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Posted by Massachusetts Legal Resources - April 7, 2017 at 5:08 pm

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Commonwealth v. Johnson (Lawyers Weekly No. 10-018-16)

NOTICE:  All slip opinions and orders are subject to formal revision and are superseded by the advance sheets and bound volumes of the Official Reports.  If you find a typographical error or other formal error, please notify the Reporter of Decisions, Supreme Judicial Court, John Adams Courthouse, 1 Pemberton Square, Suite 2500, Boston, MA, 02108-1750; (617) 557-1030; SJCReporter@sjc.state.ma.us   SJC-11876   COMMONWEALTH  vs.  KYLE L. JOHNSON.       Plymouth.     October 6, 2015. – February 12, 2016.   Present (Sitting at New Bedford):  Gants, C.J., Spina, Cordy, Botsford, Duffly, Lenk, & Hines, JJ.     Identification.  Evidence, Identification.  Practice, Criminal, Identification of defendant in courtroom.       Indictments found and returned in the Superior Court Department on March 11, 2013.   A pretrial motion to suppress evidence was heard by Cornelius J. Moriarty, II, J.   An application for leave to prosecute an interlocutory appeal was allowed by Cordy, J., in the Supreme Judicial Court for the county of Suffolk, and the appeal was reported by him to the Appeals Court.  The Supreme Judicial Court on its own initiative transferred the case from the Appeals Court.     Carolyn A. Burbine, Assistant District Attorney, for the Commonwealth. Edward Crane for the defendant. Karen A. Newirth, James L. Brochin, & Jennifer H. Wu, of New York, & R.J. Cinquegrana, for The Innocence Project & another, amici curiae, submitted a brief. Lisa Kavanaugh, Benjamin H. Keehn, Patrick Levin, Radha Natarajan, & Paul R. Rudof, Committee for Public Counsel Services, & David Lewis, for Committee for Public Counsel Services & another, amici curiae, submitted a brief.     GANTS, C.J.  The issue presented in this case is whether the motion judge, applying the common-law principles of fairness in Commonwealth v. Jones, 423 Mass. 99, 109 (1996), committed an abuse of discretion in allowing the defendant’s motion to suppress the victim’s identifications of the defendant as the intruder he had struggled with in his home.  The judge found that, through no fault of the police, the identifications were “impermissibly tainted by the suggestive circumstances.”  We provide guidance regarding the application of the Jones standard and conclude that the judge did not abuse his discretion in allowing the motion to suppress.[1] Background.  We summarize the facts found by the motion judge, supplemented where necessary with undisputed evidence that was implicitly credited by the judge.  See Commonwealth v. Jones-Pannell, 472 Mass. 429, 431 (2015), citing Commonwealth v. Isaiah I., 448 Mass. 334, 337 (2007), S.C., 450 Mass. 818 (2008). On September 21, 2012, Adebayo Talabi, the victim, received a telephone call from a neighbor that the door to his apartment was open.  He returned to his home and encountered a stranger, who was armed with […]

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Posted by Massachusetts Legal Resources - February 12, 2016 at 6:31 pm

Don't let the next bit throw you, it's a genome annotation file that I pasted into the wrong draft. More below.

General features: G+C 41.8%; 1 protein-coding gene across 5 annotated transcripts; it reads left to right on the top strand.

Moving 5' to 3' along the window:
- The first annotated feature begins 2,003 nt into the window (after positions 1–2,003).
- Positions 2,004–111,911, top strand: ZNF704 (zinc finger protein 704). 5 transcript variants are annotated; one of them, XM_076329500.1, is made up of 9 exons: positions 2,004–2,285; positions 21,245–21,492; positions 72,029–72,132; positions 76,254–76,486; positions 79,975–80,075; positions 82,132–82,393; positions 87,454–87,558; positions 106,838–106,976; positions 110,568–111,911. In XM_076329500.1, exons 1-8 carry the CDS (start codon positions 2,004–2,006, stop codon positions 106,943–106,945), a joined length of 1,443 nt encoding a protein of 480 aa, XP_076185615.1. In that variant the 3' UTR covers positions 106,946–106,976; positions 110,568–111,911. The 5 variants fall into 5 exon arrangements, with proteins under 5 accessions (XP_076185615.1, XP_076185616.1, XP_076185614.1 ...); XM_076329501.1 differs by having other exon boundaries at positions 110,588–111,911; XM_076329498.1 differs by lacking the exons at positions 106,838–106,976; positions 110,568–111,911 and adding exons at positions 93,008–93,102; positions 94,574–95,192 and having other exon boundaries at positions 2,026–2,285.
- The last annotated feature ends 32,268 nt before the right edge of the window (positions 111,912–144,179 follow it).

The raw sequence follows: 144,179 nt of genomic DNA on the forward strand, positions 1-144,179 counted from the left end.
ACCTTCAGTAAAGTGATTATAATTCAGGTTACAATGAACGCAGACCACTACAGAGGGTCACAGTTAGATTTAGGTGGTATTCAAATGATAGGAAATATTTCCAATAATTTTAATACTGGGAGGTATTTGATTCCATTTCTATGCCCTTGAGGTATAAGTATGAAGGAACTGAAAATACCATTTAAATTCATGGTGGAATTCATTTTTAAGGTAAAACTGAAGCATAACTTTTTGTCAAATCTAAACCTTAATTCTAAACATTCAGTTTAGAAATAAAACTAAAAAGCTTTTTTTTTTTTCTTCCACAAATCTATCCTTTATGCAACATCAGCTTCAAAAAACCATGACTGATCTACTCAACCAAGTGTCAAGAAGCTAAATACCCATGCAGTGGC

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Commonwealth v. Johnson (Lawyers Weekly No. 11-185-15)

NOTICE:  All slip opinions and orders are subject to formal revision and are superseded by the advance sheets and bound volumes of the Official Reports.  If you find a typographical error or other formal error, please notify the Reporter of Decisions, Supreme Judicial Court, John Adams Courthouse, 1 Pemberton Square, Suite 2500, Boston, MA, 02108-1750; (617) 557-1030; SJCReporter@sjc.state.ma.us   14-P-1400                                  Appeals Court   COMMONWEALTH  vs.  CAJOU JOHNSON. No. 14-P-1400. Essex.     September 14, 2015. – December 9, 2015.   Present:  Green, Wolohojian, & Hanlon, JJ. Firearms.  Practice, Criminal, Motion to suppress, Findings by judge.  Constitutional Law, Search and seizure, Investigatory stop, Reasonable suspicion.  Search and Seizure, Reasonable suspicion, Clothing.       Indictments found and returned in the Superior Court Department on November 8, 2012.   A pretrial motion to suppress evidence was heard by Timothy Q. Feeley, J, and the cases were heard by Howard J. Whitehead, J.     Patrick Levin for the defendant. Philip Anthony Mallard, Assistant District Attorney, for the Commonwealth.     WOLOHOJIAN, J.  At issue is whether there was reasonable suspicion to stop and frisk the defendant, who did not match the particularized aspects of the descriptions provided by eyewitnesses who called 911 to report that there had been a shoot-out on a residential street.  The defendant was, however, among the trees in a closed public park well after dark, close to the scene of the crime within minutes of its occurrence, wearing a “hoodie” pulled tightly around his face.  In the circumstances presented, as described more fully below, we conclude that the seizure was reasonable and therefore there was no error in the denial of the defendant’s motion to suppress.[1] Background.  We recite the facts as found by the motion judge.      “On October 19, 2012, the [Lynn police department (LPD)] received eight 911 calls within a four minute span of time, starting at 10:09 pm.  Each of the calls related to a ‘shots fired’ incident on Harwood Street.  Several reported hearing the shots fired, but reported no observations of the actual shooting.  Those calls could not pinpoint the exact location of the shooting.  As many as twelve discharges were reported, involving at least two different weapons.  A caller from Harwood Street reported seeing people shooting on that street.  He reported the people to include black and/or Spanish, with a shooter observed to run toward Common Street.  A caller from 82 Harwood Street reported guys in her backyard shooting guns, but it appeared that her neighbor had actually made the observations.  Another caller reported observing shots fired at 66 Harwood Street.  He observed the shooter as being a black male, wearing a black jacket and red bandana, shooting at another black male, and then […]